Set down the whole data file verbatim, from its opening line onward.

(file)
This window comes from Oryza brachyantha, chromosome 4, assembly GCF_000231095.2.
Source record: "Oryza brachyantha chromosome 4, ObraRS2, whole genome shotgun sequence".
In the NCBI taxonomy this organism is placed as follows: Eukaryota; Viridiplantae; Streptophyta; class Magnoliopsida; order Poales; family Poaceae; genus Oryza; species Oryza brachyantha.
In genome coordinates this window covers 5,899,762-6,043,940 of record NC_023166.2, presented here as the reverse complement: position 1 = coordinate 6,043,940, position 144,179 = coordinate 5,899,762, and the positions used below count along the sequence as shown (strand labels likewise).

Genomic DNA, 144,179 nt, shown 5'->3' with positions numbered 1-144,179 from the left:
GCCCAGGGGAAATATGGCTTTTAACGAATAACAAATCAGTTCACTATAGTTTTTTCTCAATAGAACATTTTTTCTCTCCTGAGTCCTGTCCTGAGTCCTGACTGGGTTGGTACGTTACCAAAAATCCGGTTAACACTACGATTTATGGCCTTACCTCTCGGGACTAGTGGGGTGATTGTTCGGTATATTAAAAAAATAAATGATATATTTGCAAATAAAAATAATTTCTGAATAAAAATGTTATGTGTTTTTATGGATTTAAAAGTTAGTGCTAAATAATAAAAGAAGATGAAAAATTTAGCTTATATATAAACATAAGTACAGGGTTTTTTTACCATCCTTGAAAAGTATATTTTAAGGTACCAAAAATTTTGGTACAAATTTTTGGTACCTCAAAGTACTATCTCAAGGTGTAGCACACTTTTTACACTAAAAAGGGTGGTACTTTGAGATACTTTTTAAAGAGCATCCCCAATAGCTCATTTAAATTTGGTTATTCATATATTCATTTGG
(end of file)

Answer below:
This window comes from Oryza brachyantha, chromosome 4, assembly GCF_000231095.2.
Source record: "Oryza brachyantha chromosome 4, ObraRS2, whole genome shotgun sequence".
In the NCBI taxonomy this organism is placed as follows: Eukaryota; Viridiplantae; Streptophyta; class Magnoliopsida; order Poales; family Poaceae; genus Oryza; species Oryza brachyantha.
In genome coordinates this window covers 5,899,762-6,043,940 of record NC_023166.2, presented here as the reverse complement: position 1 = coordinate 6,043,940, position 144,179 = coordinate 5,899,762, and the positions used below count along the sequence as shown (strand labels likewise).

Genomic DNA, 144,179 nt, shown 5'->3' with positions numbered 1-144,179 from the left:
GCCCAGGGGAAATATGGCTTTTAACGAATAACAAATCAGTTCACTATAGTTTTTTCTCAATAGAACATTTTTTCTCTCCTGAGTCCTGTCCTGAGTCCTGACTGGGTTGGTACGTTACCAAAAATCCGGTTAACACTACGATTTATGGCCTTACCTCTCGGGACTAGTGGGGTGATTGTTCGGTATATTAAAAAAATAAATGATATATTTGCAAATAAAAATAATTTCTGAATAAAAATGTTATGTGTTTTTATGGATTTAAAAGTTAGTGCTAAATAATAAAAGAAGATGAAAAATTTAGCTTATATATAAACATAAGTACAGGGTTTTTTTACCATCCTTGAAAAGTATATTTTAAGGTACCAAAAATTTTGGTACAAATTTTTGGTACCTCAAAGTACTATCTCAAGGTGTAGCACACTTTTTACACTAAAAAGGGTGGTACTTTGAGATACTTTTTAAAGAGCATCCCCAATAGCTCATTTAAATTTGGTTATTCATATATTCATTTGG